Roller Derby Gains Popularity Across Colorado


“I’d been warned: It’s not your grandma’s roller derby anymore.”

If roller derby isn’t the game of skate-and-scratch choreographed, movie mayhem shown in the 1972 movie Kansas City Bomber, then what is it? How about a family-tight organization of women who want to compete in an intensely competitive contact sport described by team supporters as “an extreme race on eight wheels.”

Roller derby is the fastest growing sanctioned amateur sport in the U.S. and a dozen other countries. The count changes quickly, but I counted 109 full member leagues (53 apprentice leagues) sanctioned by the Women’s Flat Track Derby Association in the U.S., 32 in the western division alone.

Seven of those league members are in Colorado, including teams in Colorado Springs, Fort Collins, Greeley, Pueblo and, of course, Denver. There are at least another 12 flat track teams in the state, skating in places like Cañon City, Durango, Glenwood Springs and Grand Junction and working toward league membership.

I’d done my homework; I’d Googled, Wikied, and watched Whip It! (Be Your Own Hero), Drew Barrymore’s directorial debut film starring Ellen Page. I’d read skaters Jennifer Kasey BomberBarbee and Alex Axles of EvilCohen’s smash-mouth book, Down and Derby. It was time to find out more.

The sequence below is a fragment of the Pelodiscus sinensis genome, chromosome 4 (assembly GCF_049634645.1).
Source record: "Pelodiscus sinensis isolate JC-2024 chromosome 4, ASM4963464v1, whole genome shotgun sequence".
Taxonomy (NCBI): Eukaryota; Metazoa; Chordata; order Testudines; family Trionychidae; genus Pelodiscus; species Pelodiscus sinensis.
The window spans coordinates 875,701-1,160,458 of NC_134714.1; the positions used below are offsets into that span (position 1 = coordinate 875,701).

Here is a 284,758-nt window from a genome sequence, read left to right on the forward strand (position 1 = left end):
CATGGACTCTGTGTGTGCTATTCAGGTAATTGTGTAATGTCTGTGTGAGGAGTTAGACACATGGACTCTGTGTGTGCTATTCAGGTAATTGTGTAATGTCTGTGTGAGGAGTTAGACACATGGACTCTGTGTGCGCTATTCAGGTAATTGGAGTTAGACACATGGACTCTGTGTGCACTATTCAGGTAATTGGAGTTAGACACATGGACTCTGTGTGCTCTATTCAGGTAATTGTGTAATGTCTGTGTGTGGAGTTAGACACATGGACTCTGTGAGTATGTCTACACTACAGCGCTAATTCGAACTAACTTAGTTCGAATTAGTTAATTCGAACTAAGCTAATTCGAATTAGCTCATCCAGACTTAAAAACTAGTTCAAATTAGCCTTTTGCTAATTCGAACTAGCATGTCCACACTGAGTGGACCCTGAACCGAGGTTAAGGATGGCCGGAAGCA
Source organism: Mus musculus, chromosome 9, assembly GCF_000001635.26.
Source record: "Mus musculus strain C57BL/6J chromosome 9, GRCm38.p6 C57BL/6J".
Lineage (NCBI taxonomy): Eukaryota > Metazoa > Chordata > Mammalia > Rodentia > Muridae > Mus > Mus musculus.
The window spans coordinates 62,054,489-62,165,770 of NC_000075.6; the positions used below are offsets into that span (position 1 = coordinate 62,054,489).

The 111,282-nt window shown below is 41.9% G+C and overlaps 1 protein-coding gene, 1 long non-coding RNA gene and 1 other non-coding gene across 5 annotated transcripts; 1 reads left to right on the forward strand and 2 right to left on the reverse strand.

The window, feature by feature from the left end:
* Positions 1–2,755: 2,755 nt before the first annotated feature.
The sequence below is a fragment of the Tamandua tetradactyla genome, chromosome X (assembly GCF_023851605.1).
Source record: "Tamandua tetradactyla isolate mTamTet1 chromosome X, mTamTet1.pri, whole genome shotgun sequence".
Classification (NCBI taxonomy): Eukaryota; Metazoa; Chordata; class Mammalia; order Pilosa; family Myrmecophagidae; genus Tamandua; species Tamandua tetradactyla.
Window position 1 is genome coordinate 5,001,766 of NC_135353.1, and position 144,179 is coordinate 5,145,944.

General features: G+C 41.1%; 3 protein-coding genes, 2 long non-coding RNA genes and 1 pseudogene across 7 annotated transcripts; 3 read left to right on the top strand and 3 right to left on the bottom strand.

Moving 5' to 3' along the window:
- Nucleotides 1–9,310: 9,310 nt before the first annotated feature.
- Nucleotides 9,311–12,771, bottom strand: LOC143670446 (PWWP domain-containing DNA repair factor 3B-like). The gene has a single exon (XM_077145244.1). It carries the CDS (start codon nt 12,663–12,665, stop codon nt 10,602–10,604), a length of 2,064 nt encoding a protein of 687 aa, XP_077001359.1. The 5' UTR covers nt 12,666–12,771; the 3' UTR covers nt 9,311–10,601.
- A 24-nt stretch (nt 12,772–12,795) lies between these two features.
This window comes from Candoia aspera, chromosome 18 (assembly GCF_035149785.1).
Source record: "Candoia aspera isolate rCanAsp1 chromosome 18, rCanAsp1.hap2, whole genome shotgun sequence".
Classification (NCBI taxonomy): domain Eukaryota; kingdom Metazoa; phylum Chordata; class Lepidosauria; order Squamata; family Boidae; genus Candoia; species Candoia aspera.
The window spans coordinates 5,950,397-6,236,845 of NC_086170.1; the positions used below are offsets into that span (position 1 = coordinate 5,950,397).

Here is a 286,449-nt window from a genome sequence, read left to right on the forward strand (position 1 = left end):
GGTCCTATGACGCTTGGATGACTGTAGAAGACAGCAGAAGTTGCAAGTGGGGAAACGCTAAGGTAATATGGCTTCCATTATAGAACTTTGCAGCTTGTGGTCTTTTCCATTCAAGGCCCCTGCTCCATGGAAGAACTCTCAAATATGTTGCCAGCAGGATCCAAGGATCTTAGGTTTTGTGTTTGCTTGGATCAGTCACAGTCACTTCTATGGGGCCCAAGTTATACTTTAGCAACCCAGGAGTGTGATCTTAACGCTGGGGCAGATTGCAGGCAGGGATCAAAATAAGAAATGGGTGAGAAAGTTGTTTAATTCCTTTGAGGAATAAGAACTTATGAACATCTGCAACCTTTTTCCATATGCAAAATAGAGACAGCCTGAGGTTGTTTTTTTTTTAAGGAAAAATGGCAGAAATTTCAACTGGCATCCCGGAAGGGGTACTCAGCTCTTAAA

My problem was which league to watch first. I decided on the one closest to where I live, the Denver Roller Dolls. I thought I was ready for the real thing. With my Rockies-Nuggets-Bronco-Buffs sports-fan husband in tow, we headed out to experience roller derby in living color.

As we merged into the concourse crowd at 1st Bank Center in Broomfield (6,500 capacity), a line out of a YouTube trailer for Kansas City Bomber popped into my mind: “This is the world of roller sports where the only thing more dangerous than the competition is the fans.” Not!

This was an eclectic crowd with the emphasis on youth and those young at heart. Families with toddlers, teens in tutus and glitter eye shadow, hand-holding senior couples and the casual hands-in-pockets guys scoping out the sideways-glancing gals, while preteen girls orbited the fantastically uniformed star skaters, who made eye contact like they’d just spotted their favorite fan. I had the same feeling I get on opening day at Coors Field — regardless of who wins, this is going to be fun.

A uniformed skater tipped to a stop on her wheels and handed me the evening’s program.

I’d seen the tatts and fishnets; read players’ unique derby names like Bria Fraid, Angela Death, To Infinity and Yvonne, and Fonda Payne; and realized that not only do the colorful names and creative costume scream “watch me,” they also include a steady, reassuring hum of understated strength from skilled, agile, speed-skating team players with hearts that take over when the endurance runs out.

Upbeat music pounded out from the flat track arena as we filed in to find our seats. One section was reserved at $25, all other seats were $15 general admission. We sat high in row 16. Prime seats in the lst Bank Center filled quickly, and Brad Example, the voice of the Denver Roller Dolls, boomed out a welcome and started a quick rundown of rules for newbie fans like us.